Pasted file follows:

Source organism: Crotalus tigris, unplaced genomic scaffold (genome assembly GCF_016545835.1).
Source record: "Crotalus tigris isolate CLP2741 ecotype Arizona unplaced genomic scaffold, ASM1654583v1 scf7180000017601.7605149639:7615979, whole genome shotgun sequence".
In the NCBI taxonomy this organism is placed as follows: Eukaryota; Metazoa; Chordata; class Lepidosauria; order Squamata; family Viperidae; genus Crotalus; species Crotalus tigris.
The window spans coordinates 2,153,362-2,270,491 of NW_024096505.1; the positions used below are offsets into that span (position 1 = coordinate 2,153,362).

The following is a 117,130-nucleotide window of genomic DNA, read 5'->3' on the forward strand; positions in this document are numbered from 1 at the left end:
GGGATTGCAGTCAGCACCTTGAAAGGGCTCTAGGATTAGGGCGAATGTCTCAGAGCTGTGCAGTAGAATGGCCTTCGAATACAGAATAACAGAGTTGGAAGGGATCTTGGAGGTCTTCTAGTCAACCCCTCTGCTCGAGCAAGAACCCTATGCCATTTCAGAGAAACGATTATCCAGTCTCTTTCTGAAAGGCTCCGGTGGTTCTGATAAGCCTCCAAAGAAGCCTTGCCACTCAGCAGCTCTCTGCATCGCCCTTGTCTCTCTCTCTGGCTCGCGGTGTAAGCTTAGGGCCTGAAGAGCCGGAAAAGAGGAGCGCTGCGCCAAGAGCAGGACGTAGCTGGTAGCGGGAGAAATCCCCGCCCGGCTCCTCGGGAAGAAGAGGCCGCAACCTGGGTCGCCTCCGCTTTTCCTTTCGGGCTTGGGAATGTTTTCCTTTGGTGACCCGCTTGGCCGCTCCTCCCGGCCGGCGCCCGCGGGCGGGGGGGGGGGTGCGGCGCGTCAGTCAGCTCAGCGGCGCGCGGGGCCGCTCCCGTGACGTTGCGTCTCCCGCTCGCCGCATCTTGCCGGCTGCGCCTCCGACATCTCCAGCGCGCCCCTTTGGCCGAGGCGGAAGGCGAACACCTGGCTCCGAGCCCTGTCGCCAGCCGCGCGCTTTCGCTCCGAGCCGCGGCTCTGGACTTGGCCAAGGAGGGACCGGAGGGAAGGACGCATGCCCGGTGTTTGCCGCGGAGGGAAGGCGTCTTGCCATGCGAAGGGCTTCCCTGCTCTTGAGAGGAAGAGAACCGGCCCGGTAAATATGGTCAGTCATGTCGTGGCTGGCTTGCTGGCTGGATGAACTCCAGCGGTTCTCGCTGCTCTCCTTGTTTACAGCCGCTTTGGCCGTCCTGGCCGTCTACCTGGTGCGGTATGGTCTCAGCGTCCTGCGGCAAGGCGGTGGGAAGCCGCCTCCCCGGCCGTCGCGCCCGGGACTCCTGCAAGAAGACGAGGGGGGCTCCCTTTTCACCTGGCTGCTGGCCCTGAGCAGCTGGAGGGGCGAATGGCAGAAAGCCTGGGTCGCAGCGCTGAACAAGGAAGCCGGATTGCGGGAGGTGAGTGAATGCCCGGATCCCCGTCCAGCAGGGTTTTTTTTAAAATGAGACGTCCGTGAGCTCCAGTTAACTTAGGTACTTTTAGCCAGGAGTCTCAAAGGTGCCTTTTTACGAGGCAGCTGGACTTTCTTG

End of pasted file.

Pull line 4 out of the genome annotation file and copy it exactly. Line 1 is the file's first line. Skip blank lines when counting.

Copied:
The window spans coordinates 2,153,362-2,270,491 of NW_024096505.1; the positions used below are offsets into that span (position 1 = coordinate 2,153,362).